Hi, > > Also, I'm not sure that LPM will be okay with using material under > > CC-BY-SA, for example (which is Free). If I had to guess, I'd say they > > would want something with the Non Commercial restriction (and a specific > > exclusion for them). > > Yeah, this is something we Don't Know Yet. I believe the LPM folks will > be coming back with a revised proposal at the beginning of next week and > hopefully that will answer some of the questions that we have about how > this would work. Excellent :-) > > But lets keep in mind that as far as I know, it is not clear where the > > content for this magazine will come from. Mel, maybe you can shed some > > light here? > > Keeping in mind that this is still very much a proposal, and we're still > trying to figure out if it would even work and whether we should do it... We certainly should do it - anything which promotes us in such a way is good. I do though think the scope of the publication needs altering. While it is good that the proposal is to try and bring Windows users over from the dark side, we should be looking at those in power at companies, we should be looking at the education markets (hell, the OLPC is probably one of the finest examples of both green technology and how OSS is being used to teach and help in the developing countries). Maybe for a second edition eh ;-) > The magazine content (in terms of both writing and graphics) would come > from a combination of LPM's staff and Fedora community members; > obviously we're hoping to weight that balance towards the Fedora > community as much as possible, but it would depend on how many people > stepped up to participate. Another open question is the process of > determining what that content will be. (So in short, Spot's right; it's > not clear.) That's down to the editorial staff. The process I used to take was this 1. Get all the articles together. By submitting the article, it meant that they agreed with the terms of publication. 2. Proof read and send back to author with helpful suggestions (some did include lines such as "in it's current state, it would not be suitable for publication") 3. If there was enough to publish, the weaker articles would be quietly dropped or edited them down - effectively making them space fillers 4. If an article was close to the knuckle (legally), it would have to be checked by the legal people. This usually meant that it would be delayed until the next issue 5. Final edit and send to the production editor 6. Production editor makes the mock up and emails it to the team who then proof it again to ensure accuracy and content validity. Now, for us if it's not supplied by LPM, the editor (or another member of the editorial staff) will need to check that if it's a walk through that the walk through is correct. If it is supplied by LPM, then I'd assume it's correct, but still check (IIRC, Linux Format in the UK did a series using the GIMP and while it was fantastic, there was one that never worked irrespective of the version of GIMP used. I never did find out why as my subscription lapsed [lost job, subscription went to save money, old story...]) TTFN PFJ (getting excited!) -- Sie können mich aufreizen und wirklich heiß machen!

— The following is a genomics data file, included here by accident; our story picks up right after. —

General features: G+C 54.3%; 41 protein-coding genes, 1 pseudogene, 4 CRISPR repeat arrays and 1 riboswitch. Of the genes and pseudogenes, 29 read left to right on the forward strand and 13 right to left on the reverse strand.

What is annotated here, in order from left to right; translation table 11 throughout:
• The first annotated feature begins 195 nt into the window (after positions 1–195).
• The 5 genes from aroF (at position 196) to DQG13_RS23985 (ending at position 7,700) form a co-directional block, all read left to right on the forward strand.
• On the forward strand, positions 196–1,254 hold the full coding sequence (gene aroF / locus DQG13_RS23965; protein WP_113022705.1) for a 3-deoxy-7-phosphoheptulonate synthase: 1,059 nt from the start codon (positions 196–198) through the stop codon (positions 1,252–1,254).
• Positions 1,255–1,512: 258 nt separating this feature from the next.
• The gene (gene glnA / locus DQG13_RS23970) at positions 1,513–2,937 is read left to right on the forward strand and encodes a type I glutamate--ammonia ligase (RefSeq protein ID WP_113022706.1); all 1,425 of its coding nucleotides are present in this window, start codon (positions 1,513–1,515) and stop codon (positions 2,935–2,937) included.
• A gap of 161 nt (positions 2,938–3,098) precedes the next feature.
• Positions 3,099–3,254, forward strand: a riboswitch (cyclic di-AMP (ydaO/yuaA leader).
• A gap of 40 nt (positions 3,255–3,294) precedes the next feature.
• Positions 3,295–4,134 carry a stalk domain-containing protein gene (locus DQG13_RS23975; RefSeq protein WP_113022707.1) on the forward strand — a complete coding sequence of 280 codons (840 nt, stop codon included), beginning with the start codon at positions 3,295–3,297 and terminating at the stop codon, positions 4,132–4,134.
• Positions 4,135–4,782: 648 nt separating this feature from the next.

Description: This is a digitally signed message part